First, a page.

We were approached by a monk who saw us kind of aimlessly walking, looking around carefully. He asked us about some common English slang, and then offered us a tour of the monastery. He was extremely kind and very eager to share his religion and culture with us.
Sagaing Hill Temples
Our driver for the day brought us from the monastery directly to the Sagaing Hill temples. We stopped at 3 very different temples in the area. All distinct, and all beautiful. Because they were set up on a hill, we had beautiful views of the area. Even if you feel like you're "templed out," its still worth the trek.
Located on the opposite side of the river from Sagaing, Inwa is a really cool area. Though it is not an island, from the direction we were coming, it was only accessible by boat. After getting off the boat, we were quickly approached by horse cart drivers- apparently that is the only way to get around over there. We hopped between a beautiful wooden monastery, a very unstable looking watchtower, and a very bumpy road. We went through the area very quickly, as we wanted to make it to our next stop before sunset. It's worth it if you have extra time. Otherwise, you wouldn't miss much giving it a pass.
Incredible. Built sometime around 1850, the wooden bridge spans 1.2 kilometers (about 3/4 mile) across Taungthaman Lake. The bridge itself is very impressive. Just looking at it, it appears that the whole thing could collapse at any moment! The teakwood structure is actually quite strong. As we were walking along the bridge, we were approached by another monk! His English was impeccable and he had a lot of interesting information to share with us about the history of Myanmar, and the recent shift to allowing tourists to enter the country.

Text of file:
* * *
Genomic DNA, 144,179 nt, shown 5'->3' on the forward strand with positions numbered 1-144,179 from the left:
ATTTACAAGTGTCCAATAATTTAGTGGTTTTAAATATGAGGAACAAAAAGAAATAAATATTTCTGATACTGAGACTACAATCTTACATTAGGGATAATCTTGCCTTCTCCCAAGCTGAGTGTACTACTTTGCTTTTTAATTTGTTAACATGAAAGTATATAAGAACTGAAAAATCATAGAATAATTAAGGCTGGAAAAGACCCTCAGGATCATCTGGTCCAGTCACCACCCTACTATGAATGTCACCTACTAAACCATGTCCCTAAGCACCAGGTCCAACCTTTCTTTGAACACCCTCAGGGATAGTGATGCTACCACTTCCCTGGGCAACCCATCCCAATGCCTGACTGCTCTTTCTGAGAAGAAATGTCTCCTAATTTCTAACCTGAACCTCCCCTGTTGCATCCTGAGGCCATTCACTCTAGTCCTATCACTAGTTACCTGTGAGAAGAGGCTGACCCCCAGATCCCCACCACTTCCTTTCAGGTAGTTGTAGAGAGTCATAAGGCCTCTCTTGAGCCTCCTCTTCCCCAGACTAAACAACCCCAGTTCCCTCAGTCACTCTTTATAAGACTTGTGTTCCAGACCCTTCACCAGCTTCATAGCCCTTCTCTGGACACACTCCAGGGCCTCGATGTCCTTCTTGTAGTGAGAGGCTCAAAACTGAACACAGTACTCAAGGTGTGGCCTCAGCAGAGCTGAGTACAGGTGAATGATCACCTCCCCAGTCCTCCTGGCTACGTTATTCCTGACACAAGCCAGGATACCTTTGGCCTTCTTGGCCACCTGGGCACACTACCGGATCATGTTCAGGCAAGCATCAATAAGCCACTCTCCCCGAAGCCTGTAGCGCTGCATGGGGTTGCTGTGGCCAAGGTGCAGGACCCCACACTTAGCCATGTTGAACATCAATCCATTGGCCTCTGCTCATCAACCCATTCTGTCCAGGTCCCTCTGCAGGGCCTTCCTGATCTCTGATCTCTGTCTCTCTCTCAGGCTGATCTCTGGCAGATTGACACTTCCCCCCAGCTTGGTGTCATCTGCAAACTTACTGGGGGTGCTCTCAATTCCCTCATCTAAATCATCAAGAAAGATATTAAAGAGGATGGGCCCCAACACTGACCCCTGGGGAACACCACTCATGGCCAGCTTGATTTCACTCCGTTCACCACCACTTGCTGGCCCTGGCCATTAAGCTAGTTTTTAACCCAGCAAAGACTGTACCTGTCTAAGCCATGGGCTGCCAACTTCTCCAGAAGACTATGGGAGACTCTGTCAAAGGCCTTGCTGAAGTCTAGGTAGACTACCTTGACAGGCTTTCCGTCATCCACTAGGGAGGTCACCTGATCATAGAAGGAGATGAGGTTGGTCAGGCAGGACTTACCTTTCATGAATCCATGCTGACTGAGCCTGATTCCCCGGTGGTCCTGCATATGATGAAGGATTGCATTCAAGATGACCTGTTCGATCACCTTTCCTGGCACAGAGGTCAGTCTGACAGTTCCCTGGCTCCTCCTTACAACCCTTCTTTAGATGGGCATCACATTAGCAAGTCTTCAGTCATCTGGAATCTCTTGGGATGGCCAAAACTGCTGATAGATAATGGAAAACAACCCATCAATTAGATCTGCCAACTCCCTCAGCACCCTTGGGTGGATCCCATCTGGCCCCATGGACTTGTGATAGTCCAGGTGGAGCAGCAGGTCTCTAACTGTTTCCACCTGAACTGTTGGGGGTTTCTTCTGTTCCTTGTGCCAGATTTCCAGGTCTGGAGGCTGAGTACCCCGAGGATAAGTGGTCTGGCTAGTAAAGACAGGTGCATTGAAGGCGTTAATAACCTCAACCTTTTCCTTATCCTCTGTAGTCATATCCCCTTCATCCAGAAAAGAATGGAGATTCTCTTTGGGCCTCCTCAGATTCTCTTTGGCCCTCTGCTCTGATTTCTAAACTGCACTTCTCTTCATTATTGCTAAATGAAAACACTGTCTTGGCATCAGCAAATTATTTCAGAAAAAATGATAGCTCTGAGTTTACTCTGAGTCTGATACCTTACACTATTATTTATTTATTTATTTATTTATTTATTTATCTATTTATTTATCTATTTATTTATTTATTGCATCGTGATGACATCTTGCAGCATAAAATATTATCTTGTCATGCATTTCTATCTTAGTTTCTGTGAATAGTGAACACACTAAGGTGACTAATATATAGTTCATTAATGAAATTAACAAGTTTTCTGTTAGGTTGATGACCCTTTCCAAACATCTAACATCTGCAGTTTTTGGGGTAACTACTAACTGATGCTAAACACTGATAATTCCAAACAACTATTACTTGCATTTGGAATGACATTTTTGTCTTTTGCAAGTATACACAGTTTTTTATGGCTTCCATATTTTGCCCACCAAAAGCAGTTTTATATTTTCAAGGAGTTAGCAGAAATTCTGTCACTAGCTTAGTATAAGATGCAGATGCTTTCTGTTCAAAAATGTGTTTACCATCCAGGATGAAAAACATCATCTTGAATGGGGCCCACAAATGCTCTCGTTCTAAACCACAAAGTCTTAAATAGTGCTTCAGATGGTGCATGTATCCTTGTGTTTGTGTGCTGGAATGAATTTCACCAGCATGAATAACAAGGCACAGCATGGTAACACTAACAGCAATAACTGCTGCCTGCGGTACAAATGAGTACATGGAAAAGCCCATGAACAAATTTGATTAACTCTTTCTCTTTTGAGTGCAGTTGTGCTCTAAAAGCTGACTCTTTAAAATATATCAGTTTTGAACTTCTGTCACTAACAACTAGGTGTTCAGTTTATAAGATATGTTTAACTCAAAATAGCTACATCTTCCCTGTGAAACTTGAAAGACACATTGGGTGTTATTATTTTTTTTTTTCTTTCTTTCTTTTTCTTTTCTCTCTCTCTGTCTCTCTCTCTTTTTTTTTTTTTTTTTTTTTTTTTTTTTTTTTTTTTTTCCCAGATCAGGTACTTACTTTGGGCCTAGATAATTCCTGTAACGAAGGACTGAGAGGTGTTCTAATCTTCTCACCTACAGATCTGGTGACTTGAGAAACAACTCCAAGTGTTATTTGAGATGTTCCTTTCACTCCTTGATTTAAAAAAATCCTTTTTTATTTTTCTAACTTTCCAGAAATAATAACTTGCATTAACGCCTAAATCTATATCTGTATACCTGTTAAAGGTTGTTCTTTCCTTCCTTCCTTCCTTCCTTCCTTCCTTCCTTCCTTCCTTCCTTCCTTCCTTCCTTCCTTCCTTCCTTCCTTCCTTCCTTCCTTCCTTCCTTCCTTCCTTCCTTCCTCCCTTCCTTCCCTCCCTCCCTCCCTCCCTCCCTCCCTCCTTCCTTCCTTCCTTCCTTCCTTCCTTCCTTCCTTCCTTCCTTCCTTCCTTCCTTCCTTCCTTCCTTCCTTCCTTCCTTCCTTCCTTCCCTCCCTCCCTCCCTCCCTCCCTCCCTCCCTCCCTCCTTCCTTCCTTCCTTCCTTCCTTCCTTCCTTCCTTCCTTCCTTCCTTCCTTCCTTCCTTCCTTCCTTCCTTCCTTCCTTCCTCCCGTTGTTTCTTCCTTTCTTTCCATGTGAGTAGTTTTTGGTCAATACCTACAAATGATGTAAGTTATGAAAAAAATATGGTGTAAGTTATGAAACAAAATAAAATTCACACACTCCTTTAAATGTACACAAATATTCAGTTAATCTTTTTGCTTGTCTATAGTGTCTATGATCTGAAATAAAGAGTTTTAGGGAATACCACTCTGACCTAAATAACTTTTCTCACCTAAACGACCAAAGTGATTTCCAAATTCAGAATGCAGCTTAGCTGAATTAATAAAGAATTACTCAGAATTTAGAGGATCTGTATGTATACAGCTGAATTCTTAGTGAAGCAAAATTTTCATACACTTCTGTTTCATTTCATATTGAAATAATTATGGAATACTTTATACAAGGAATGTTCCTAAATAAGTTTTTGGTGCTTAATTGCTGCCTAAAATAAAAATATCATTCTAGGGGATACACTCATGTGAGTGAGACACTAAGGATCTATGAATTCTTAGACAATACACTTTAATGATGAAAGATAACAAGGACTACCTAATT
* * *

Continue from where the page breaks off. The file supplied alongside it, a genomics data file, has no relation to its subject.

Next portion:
Grasshopper Adventures: Tea Shop, Foodie Tour
The tour was awesome! We all had our own bike drivers, and we rode in little stats facing backwards on the bike. We stopped at a roadside stand to grab some tempura, and then went off to a small restaurant on the edge of an open air market. The guide ordered us some mohinga, which is a fish and noodle dish traditionally eaten for breakfast. It was absolutely delicious. The empura we purchased on the way was to be eaten with the mohinga; making it noodely, salty, crunchy, and oh-so-satisfying!